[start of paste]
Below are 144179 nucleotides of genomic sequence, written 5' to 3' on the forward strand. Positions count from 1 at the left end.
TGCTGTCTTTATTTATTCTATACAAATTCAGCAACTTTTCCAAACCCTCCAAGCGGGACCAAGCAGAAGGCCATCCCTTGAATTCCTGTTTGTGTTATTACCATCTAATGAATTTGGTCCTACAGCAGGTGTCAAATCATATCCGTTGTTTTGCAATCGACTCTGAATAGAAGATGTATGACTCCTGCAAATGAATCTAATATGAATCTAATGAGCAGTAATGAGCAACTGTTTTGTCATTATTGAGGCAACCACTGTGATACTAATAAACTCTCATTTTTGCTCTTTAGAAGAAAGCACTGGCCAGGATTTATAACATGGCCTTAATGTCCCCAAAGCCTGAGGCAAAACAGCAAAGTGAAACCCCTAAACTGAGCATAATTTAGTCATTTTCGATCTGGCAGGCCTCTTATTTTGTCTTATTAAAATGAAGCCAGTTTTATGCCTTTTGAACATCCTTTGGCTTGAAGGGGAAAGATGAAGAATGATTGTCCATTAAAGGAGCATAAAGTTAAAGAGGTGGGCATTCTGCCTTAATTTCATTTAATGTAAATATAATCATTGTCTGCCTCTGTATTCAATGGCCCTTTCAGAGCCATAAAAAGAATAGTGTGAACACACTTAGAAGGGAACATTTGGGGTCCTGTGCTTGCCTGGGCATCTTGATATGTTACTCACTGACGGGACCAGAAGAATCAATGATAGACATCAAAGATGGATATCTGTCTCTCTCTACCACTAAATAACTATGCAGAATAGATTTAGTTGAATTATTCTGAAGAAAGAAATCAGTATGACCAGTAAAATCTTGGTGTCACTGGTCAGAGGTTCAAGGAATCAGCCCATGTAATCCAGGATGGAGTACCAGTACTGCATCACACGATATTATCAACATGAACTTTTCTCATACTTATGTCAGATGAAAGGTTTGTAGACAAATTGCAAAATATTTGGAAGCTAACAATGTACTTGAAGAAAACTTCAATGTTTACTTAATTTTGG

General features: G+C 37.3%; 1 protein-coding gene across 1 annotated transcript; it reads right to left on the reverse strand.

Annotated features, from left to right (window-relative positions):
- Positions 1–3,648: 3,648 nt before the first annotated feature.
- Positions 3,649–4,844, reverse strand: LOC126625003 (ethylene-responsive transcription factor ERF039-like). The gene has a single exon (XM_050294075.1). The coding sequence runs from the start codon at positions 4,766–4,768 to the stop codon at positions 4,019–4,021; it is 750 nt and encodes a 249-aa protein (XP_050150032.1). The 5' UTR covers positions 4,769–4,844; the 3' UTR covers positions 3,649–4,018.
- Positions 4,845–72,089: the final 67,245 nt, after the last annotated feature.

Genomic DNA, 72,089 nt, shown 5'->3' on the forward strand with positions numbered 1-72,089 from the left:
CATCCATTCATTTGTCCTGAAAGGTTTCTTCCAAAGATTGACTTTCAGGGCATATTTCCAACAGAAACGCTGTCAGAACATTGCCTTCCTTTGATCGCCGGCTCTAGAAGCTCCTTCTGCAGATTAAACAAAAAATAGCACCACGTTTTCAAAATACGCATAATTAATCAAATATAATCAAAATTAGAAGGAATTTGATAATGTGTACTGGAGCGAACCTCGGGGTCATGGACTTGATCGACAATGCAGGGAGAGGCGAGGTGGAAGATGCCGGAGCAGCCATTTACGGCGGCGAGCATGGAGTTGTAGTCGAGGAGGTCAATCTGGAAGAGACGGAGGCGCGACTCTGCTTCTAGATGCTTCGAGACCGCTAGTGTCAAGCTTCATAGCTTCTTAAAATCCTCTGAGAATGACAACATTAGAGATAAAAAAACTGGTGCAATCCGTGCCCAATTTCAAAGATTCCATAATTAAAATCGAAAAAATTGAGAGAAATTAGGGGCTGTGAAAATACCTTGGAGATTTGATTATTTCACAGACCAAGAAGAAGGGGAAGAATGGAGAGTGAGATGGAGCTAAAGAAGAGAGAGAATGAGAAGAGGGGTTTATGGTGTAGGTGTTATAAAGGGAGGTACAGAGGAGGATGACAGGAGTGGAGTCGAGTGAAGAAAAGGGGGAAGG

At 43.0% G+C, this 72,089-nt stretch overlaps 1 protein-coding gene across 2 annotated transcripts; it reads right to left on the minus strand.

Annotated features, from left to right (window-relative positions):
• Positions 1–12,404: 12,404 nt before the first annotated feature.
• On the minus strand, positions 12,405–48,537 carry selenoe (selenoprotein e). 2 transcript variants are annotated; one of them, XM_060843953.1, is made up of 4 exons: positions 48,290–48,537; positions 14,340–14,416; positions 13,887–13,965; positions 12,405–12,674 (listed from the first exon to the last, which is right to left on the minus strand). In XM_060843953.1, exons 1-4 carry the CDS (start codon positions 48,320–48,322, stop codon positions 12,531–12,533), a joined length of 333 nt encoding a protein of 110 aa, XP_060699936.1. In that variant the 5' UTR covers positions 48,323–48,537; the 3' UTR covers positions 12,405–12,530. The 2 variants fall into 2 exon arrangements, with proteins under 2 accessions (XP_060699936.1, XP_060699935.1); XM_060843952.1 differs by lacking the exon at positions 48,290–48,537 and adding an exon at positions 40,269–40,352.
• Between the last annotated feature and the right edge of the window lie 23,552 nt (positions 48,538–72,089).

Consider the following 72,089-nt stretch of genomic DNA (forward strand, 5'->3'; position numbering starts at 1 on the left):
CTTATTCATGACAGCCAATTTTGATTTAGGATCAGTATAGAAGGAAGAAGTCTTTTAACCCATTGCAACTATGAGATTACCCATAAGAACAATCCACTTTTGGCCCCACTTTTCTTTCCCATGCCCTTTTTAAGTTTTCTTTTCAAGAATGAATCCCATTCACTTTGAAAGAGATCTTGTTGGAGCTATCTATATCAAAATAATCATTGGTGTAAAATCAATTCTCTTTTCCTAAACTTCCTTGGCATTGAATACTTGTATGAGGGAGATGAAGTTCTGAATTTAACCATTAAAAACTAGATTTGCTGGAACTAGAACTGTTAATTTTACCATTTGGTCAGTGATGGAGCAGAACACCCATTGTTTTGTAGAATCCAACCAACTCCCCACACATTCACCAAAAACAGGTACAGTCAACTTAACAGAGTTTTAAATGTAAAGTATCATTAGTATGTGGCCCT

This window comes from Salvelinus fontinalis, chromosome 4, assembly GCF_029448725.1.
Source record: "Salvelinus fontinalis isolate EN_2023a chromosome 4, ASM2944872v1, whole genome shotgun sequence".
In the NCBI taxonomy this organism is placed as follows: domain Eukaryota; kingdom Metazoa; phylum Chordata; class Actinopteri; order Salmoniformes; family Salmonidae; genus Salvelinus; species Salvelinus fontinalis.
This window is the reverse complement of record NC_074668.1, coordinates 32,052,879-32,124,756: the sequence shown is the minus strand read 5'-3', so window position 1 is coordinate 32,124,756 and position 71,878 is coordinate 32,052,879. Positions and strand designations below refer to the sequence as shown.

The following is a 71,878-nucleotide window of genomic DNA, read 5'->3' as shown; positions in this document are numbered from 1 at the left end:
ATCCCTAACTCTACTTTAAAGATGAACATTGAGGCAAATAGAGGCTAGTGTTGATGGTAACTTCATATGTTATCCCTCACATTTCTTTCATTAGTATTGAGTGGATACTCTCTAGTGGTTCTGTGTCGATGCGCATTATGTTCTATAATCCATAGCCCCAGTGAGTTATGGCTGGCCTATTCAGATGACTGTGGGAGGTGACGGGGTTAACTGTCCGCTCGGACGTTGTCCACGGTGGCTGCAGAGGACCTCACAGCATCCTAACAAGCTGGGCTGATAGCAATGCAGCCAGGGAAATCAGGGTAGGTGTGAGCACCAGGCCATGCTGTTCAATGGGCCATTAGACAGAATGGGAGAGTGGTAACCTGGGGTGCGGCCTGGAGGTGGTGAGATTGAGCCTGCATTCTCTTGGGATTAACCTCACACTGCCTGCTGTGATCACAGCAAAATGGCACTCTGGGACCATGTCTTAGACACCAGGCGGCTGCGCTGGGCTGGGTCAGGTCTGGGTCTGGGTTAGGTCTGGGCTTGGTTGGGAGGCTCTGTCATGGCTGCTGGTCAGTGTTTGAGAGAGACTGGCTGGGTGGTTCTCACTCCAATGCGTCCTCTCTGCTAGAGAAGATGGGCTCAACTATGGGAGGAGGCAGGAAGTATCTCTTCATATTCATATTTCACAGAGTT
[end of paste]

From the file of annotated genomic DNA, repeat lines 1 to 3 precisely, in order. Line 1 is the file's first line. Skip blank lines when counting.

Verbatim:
Below are 144179 nucleotides of genomic sequence, written 5' to 3' on the forward strand. Positions count from 1 at the left end.
TGCTGTCTTTATTTATTCTATACAAATTCAGCAACTTTTCCAAACCCTCCAAGCGGGACCAAGCAGAAGGCCATCCCTTGAATTCCTGTTTGTGTTATTACCATCTAATGAATTTGGTCCTACAGCAGGTGTCAAATCATATCCGTTGTTTTGCAATCGACTCTGAATAGAAGATGTATGACTCCTGCAAATGAATCTAATATGAATCTAATGAGCAGTAATGAGCAACTGTTTTGTCATTATTGAGGCAACCACTGTGATACTAATAAACTCTCATTTTTGCTCTTTAGAAGAAAGCACTGGCCAGGATTTATAACATGGCCTTAATGTCCCCAAAGCCTGAGGCAAAACAGCAAAGTGAAACCCCTAAACTGAGCATAATTTAGTCATTTTCGATCTGGCAGGCCTCTTATTTTGTCTTATTAAAATGAAGCCAGTTTTATGCCTTTTGAACATCCTTTGGCTTGAAGGGGAAAGATGAAGAATGATTGTCCATTAAAGGAGCATAAAGTTAAAGAGGTGGGCATTCTGCCTTAATTTCATTTAATGTAAATATAATCATTGTCTGCCTCTGTATTCAATGGCCCTTTCAGAGCCATAAAAAGAATAGTGTGAACACACTTAGAAGGGAACATTTGGGGTCCTGTGCTTGCCTGGGCATCTTGATATGTTACTCACTGACGGGACCAGAAGAATCAATGATAGACATCAAAGATGGATATCTGTCTCTCTCTACCACTAAATAACTATGCAGAATAGATTTAGTTGAATTATTCTGAAGAAAGAAATCAGTATGACCAGTAAAATCTTGGTGTCACTGGTCAGAGGTTCAAGGAATCAGCCCATGTAATCCAGGATGGAGTACCAGTACTGCATCACACGATATTATCAACATGAACTTTTCTCATACTTATGTCAGATGAAAGGTTTGTAGACAAATTGCAAAATATTTGGAAGCTAACAATGTACTTGAAGAAAACTTCAATGTTTACTTAATTTTGG

General features: G+C 37.3%; 1 protein-coding gene across 1 annotated transcript; it reads right to left on the reverse strand.